The law of Christ for his church and its program, is a positive law. He does not list every activity we cannot engage in as his people, but he does reveal the things we can do. By his positive word, he not only authorizes certain things, but also forbids all else. It is so easy for us to apply this principle in church worship. We recognize that we are authorized to engage in five acts of worship, — five ways in which we express our worship to God. This authority, we so easily conclude, limits us to these five things — singing, praying, giving, communing and study or teaching. We couldn't think of playing an instrument, counting beads, eating bitter herbs, taxing the members or making the sermon an entertainment instead of an edifying effort. If we can see the application of these principles of soundness as it applies to worship, can we not see their equal force with regard to work.

To pursue this thought further, we must conclude that a church is not a sound one, and does not have a sound program just because it is unusually busy. Daily and nightly activity in the church building or by the assembly does not make it a sound program. Every assembly must be an authorized one and every use of any facility must be such as is licensed by revelation.

It Must Be An Aggressive Program

Likewise, it is not a sound church program just because it does not include that which is wrong. Avoiding that which is unauthorized is only part of what is included in soundness. Actually a truly sound program will include all that is authorized, limited only by our abilities. In other words, a truly sound program will be an aggressive program. It will involve the church in every means of teaching that is expedient and possible. Bible classes, vacation Bible schools, gospel meetings, training classes, etc., will be used whenever and wherever the church can do so. Such a program will mean that the church must not only provide study classes, etc., but it must train teachers, song leaders and preachers.

In far too many places it seems the church is content in the assurance that it is not departing from the faith. As long as it cannot be accused of being "digressive" it is satisfied. But to be true to its mission in the world, the church must use all of its members, money and facilities in the most active and aggressive program possible and expedient. We must demonstrate our love for the Lord; not just declare it. We must pursue righteousness; not just purpose to possess it. We must oppose evil; not just avoid it. We must do good; not just favor it! A prayer meeting in behalf of world-wide evangelism would be altogether appropriate in a sound church program, but unless it is backed up with action on the part of the praying church it will fall far short of that which it included in soundness. (But it is so much easier to pacify our conscience by praying for "the missionaries" and by sending them a few paltry dollars, then it is to be true to our God by pressing ourselves and our all into the work he left for us to do.)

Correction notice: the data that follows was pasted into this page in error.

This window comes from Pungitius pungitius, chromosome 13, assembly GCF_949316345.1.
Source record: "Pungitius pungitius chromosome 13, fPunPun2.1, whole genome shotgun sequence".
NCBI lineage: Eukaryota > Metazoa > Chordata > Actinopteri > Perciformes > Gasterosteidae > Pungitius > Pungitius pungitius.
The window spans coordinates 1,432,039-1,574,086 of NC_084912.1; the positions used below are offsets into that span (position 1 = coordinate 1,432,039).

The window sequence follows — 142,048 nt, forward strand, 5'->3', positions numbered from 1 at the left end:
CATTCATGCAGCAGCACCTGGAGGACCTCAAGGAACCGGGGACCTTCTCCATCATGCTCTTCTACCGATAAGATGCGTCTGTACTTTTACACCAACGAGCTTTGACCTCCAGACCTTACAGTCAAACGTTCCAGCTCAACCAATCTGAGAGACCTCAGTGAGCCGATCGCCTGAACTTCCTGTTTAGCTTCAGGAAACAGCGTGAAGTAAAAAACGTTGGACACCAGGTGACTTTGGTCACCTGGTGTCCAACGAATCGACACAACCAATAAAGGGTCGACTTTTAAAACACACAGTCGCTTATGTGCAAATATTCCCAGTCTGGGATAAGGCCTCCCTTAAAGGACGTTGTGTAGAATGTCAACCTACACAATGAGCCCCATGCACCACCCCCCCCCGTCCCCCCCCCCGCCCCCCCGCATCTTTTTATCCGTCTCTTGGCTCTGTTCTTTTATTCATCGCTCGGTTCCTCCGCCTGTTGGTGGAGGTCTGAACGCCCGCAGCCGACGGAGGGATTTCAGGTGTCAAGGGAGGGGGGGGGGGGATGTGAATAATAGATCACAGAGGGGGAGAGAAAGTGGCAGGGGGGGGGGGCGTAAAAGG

It Must Be Only Local

A sound church program is a local matter. There is no authorized action for the "church universal." It is impossible for the church to remain a truly non-denominational body with a scriptural government, and still function on a larger level than that of the local church. The only scriptural arrangement in church government confines it to a local church. There is no precept or example for organization within a church, that is: organizations made up of parts of the congregation, nor is there precept or example for organizations beyond the local church, that is: organizations of two or more churches. Thus God has authorized congregational action, and all programs of the church should be geared to function within this authority. There is no action that may be scripturally assigned to the church that cannot be accomplished by a completely independent action of each local church. Sometimes, even while maintaining complete autonomy, congregations may scripturally cooperate by each, independently supporting, promoting or working the same endeavor. Again, when the specific responsibility of a local church is greater than its ability, other churches may scripturally assist it with its program of work without violating the independence of either. Infringement of autonomy exists when one church either assumes or is given responsibility that is not hers by right. One church cannot scripturally do the work of another church or of the churches. A sound church program will not in any way infringe upon the rights, responsibility or authority of another church. Likewise, a sound church program will not relinquish rights, responsibility or authority of one church to another.

It Must Be Expedient

A truly sound church program is not only lawful, but it must also be expedient. Some things are lawful but not wise under various circumstances. We are to be "not slothful in business." (Rom. 12:11.) A sound program is not just the customary one, nor the sensational one, but it is a practical one — one that will work. A sound program doesn't just fill time schedules and keep us busy, but it is fruitful — it gets results. Again we say a sound program includes all that God has authorized, limited only by our ability, and is pursued in view of fruitfulness and wisdom.

The program of the church should challenge the elders, the deacons, the teachers or preachers and every member to not only give our very best in the service of Christ, but also to grow in ability to do more and live better. A sound program will lead each Christian to deeper spirituality, and it will effectively promote the teaching of the lost. If the churches everywhere would develop such a program, we would not convert the world in our generation, for Christ has not promised that we will ever do that, but we could certainly preach the gospel to the world, which is the first responsibility of God's people. A sound church is not such because of size or wealth, but only because of a converted membership, a scriptural name and worship and a sound program of work.